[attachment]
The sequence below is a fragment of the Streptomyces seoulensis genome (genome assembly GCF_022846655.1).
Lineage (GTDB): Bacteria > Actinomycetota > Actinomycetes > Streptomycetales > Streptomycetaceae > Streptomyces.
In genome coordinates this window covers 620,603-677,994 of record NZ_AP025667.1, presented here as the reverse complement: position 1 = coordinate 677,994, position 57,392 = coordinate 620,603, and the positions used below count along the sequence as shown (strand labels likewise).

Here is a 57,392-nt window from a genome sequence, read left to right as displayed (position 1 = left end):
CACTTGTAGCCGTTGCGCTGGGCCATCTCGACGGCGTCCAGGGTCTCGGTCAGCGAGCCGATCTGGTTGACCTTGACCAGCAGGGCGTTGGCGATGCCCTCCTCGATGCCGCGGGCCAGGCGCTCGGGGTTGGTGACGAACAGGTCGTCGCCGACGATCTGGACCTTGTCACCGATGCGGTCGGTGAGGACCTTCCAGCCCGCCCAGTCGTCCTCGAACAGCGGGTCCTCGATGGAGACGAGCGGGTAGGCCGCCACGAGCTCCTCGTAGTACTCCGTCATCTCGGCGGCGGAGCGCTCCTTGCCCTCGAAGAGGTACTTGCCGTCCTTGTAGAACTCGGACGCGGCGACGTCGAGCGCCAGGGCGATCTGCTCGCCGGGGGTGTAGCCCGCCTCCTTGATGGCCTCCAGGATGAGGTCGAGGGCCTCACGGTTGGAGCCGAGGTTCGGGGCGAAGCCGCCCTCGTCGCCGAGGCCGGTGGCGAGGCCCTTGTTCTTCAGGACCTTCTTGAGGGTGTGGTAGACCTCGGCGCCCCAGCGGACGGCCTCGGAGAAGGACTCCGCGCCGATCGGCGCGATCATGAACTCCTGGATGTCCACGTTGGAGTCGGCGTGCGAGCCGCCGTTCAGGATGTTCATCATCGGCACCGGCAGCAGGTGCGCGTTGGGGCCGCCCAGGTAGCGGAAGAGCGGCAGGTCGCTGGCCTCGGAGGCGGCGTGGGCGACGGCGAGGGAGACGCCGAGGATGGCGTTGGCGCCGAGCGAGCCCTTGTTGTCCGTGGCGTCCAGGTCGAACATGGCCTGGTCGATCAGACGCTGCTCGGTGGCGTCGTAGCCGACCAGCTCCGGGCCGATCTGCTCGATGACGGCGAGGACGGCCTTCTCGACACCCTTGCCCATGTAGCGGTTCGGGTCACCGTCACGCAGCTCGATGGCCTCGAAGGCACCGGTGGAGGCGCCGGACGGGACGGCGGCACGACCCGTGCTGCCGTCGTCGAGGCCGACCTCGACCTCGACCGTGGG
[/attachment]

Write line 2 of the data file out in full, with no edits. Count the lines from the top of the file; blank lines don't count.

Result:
Lineage (GTDB): Bacteria > Actinomycetota > Actinomycetes > Streptomycetales > Streptomycetaceae > Streptomyces.